Words by: Conor Patton, Chief Auctioneer, Bayleys Real Estate.
That was the theme and the title of the 2018 New Zealand Housing Summit, hosted by the New Zealand Green Building Council. And scores of people from various industries and walks of life were there because they believed in the cause.
Amongst them were dozens of speakers from NZ and all over the world, covering all aspects of making a meaningful change in our housing landscape. From new, innovative ways of financing buyers into ownership, to the health benefits associated with better homes, to climate change and its opportunities and challenges, to the nuts and bolts around what changes are needed both in our current construction methods and our legislation.
For example, this chart below shows the R-Values, which in a nutshell measure the thermal insulation properties of the object – the higher the better. As you can see, the current NZ Building Code is below the UK requirements of 16 years ago!
I’d bet my bottom dollar though that I was not the only one to walk out with a real sense of hope and genuine excitement at the challenge in front of us, coupled though with a healthy appreciation for the scale.
What’s great is that there are more and more studies to back up what a relatively small number have known for a long time. Three years of research in Australia has found that sustainable buildings outperform their conventional counterparts in all relevant areas – environmentally, socially, and financially. They have identified the 7 top benefits from having a property with sustainability features are:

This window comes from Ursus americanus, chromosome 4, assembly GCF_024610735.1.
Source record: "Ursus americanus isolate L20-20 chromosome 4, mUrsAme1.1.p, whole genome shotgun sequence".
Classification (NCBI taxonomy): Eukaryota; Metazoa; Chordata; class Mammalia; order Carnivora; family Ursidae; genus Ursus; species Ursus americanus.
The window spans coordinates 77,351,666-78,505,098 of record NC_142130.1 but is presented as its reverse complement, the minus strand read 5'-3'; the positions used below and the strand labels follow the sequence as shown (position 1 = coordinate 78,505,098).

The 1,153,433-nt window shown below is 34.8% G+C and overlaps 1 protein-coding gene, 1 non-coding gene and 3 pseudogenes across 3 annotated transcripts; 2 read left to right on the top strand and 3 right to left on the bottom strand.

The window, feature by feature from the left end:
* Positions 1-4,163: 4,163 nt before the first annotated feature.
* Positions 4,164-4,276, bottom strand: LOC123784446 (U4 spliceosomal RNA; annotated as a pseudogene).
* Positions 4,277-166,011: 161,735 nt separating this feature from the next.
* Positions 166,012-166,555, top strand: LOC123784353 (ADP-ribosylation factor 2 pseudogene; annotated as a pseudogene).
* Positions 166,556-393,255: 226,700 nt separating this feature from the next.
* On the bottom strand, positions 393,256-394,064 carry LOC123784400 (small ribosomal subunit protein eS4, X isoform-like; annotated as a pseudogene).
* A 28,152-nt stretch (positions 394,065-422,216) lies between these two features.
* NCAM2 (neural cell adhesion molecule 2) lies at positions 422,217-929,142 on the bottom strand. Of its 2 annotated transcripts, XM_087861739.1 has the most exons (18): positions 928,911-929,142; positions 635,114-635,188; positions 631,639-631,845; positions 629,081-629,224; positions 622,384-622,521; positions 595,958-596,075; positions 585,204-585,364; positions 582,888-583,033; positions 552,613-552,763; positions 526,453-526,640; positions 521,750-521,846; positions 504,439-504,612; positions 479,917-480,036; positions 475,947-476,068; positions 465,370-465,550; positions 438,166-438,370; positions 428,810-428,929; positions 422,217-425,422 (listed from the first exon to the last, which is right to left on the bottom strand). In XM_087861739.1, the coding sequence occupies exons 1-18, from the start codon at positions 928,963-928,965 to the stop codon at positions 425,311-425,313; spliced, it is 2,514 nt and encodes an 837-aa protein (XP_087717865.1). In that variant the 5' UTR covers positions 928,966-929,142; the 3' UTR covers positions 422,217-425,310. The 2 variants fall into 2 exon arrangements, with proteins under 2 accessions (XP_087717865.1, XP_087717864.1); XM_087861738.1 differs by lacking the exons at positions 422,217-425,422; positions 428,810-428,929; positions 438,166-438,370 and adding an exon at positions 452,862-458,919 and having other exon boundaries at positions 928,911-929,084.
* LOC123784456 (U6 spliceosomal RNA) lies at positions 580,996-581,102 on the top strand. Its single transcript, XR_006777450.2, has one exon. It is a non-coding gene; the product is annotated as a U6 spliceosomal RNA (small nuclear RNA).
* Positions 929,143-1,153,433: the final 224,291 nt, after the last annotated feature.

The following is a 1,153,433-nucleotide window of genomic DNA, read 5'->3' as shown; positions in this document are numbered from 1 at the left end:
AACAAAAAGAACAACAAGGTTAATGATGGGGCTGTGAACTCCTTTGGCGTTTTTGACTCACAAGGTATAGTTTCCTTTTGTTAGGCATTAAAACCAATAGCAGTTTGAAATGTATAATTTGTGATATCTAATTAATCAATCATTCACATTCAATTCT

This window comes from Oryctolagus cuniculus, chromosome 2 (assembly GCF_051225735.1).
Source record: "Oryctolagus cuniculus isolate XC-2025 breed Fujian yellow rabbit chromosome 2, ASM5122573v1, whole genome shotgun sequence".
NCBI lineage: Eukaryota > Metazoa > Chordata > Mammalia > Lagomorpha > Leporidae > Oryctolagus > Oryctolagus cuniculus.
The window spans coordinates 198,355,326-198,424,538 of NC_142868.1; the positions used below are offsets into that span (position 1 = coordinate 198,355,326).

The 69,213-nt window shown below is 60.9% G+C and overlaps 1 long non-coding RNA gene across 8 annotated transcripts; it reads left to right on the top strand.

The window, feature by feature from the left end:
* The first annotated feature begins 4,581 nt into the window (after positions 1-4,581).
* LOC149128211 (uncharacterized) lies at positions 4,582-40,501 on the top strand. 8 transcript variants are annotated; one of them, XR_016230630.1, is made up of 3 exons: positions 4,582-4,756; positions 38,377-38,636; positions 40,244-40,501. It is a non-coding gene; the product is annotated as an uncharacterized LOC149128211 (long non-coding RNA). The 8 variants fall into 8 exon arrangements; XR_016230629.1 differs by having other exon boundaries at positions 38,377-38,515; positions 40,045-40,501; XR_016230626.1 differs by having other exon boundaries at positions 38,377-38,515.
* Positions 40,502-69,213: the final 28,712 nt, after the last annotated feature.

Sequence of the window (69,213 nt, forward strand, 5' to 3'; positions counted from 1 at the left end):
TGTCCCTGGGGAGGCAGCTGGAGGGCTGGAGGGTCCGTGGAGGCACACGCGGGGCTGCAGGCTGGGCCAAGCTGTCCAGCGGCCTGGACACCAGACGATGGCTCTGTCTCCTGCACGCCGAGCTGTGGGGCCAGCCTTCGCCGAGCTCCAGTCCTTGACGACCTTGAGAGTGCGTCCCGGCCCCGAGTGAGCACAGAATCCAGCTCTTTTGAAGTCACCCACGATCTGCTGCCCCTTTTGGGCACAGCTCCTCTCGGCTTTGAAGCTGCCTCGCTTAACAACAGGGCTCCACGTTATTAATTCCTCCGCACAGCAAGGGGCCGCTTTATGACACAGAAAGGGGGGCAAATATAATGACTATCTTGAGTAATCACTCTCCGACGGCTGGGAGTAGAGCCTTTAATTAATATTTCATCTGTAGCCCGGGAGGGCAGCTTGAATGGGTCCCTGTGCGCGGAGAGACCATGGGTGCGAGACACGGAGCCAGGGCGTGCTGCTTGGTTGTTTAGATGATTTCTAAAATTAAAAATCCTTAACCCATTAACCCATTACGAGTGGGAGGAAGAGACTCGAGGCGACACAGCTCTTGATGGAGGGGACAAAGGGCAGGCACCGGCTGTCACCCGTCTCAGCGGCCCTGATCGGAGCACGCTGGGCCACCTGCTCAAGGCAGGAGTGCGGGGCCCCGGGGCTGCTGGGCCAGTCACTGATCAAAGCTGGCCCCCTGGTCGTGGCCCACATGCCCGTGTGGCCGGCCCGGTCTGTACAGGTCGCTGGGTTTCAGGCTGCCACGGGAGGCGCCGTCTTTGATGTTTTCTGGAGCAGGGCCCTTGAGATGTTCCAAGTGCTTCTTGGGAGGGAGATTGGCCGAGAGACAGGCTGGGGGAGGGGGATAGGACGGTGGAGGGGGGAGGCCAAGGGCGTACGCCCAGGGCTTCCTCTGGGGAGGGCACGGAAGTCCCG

- More savings on utility bills and less maintenance
- Reduced construction
materials and emissions
- Less days on market to sell
- Improved comfort and long-term lifestyle
- Higher median price
- Higher resale value
- Informed decision making
Of course, closer to home, we are fortunate to have the New Zealand Green Building Council (NZGBC) to champion these truths to both government and private citizens. One way they do this is through recognition with rating tools for various types of buildings.
For residential homes, it’s the Homestar rating system. The Homestar system provides a clear framework for home sustainability and performance. It’s comprehensive, independent, and creates homes that are healthier and more efficient than much of New Zealand’s housing stock (most new homes built to the current NZ building code would only achieve a 3 or 4 on a Homestar rating scale, whereas the NZGBC only begins to recognize homes at a level 6 or above).
The benefits seem never-ending, and whether you wish to look from a ‘wellbeing’ side or from the dollars and cents, it indeed makes sense. For such a small upfront increase (one study showed a percentage increase of only 1.2% in Auckland and 0.7% increase in Christchurch to build a Homestar level 6 home versus one to the current NZ building code), the social and economic up-sides would seem to more than cover it.
Given the scale and how high the stakes are, getting the buy-in to be as wide as possible is going to be key. And we believe that the real estate industry has a big part to play in helping buyers, sellers, and developers to understand the value, both short and long term, both economically and socially, in investing toward a more sustainable future. Because it’s time for change, to make the future altogether better.
Source: Sam Archer, Director of Market Transformation, New Zealand Green Building Council